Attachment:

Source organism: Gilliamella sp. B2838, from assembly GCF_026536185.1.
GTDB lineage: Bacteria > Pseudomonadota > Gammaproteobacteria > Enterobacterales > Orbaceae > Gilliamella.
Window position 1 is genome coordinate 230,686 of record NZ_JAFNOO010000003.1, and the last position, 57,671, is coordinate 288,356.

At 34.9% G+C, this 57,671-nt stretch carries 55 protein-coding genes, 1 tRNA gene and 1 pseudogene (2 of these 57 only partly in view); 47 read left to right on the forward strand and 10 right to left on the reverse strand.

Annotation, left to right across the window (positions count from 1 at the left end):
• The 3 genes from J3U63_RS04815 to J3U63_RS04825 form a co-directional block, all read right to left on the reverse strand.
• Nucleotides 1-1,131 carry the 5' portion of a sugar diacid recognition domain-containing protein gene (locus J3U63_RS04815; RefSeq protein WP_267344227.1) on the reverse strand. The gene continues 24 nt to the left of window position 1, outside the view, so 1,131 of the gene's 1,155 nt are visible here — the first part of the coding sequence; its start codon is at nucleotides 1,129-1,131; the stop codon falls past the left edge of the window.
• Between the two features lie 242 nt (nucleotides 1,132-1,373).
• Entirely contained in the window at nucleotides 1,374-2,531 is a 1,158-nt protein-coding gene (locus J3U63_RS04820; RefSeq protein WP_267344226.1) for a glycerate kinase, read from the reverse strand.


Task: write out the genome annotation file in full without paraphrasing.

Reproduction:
Source organism: Gilliamella sp. B2838, from assembly GCF_026536185.1.
GTDB lineage: Bacteria > Pseudomonadota > Gammaproteobacteria > Enterobacterales > Orbaceae > Gilliamella.
Window position 1 is genome coordinate 230,686 of record NZ_JAFNOO010000003.1, and the last position, 57,671, is coordinate 288,356.

At 34.9% G+C, this 57,671-nt stretch carries 55 protein-coding genes, 1 tRNA gene and 1 pseudogene (2 of these 57 only partly in view); 47 read left to right on the forward strand and 10 right to left on the reverse strand.

Annotation, left to right across the window (positions count from 1 at the left end):
• The 3 genes from J3U63_RS04815 to J3U63_RS04825 form a co-directional block, all read right to left on the reverse strand.
• Nucleotides 1-1,131 carry the 5' portion of a sugar diacid recognition domain-containing protein gene (locus J3U63_RS04815; RefSeq protein WP_267344227.1) on the reverse strand. The gene continues 24 nt to the left of window position 1, outside the view, so 1,131 of the gene's 1,155 nt are visible here — the first part of the coding sequence; its start codon is at nucleotides 1,129-1,131; the stop codon falls past the left edge of the window.
• Between the two features lie 242 nt (nucleotides 1,132-1,373).
• Entirely contained in the window at nucleotides 1,374-2,531 is a 1,158-nt protein-coding gene (locus J3U63_RS04820; RefSeq protein WP_267344226.1) for a glycerate kinase, read from the reverse strand.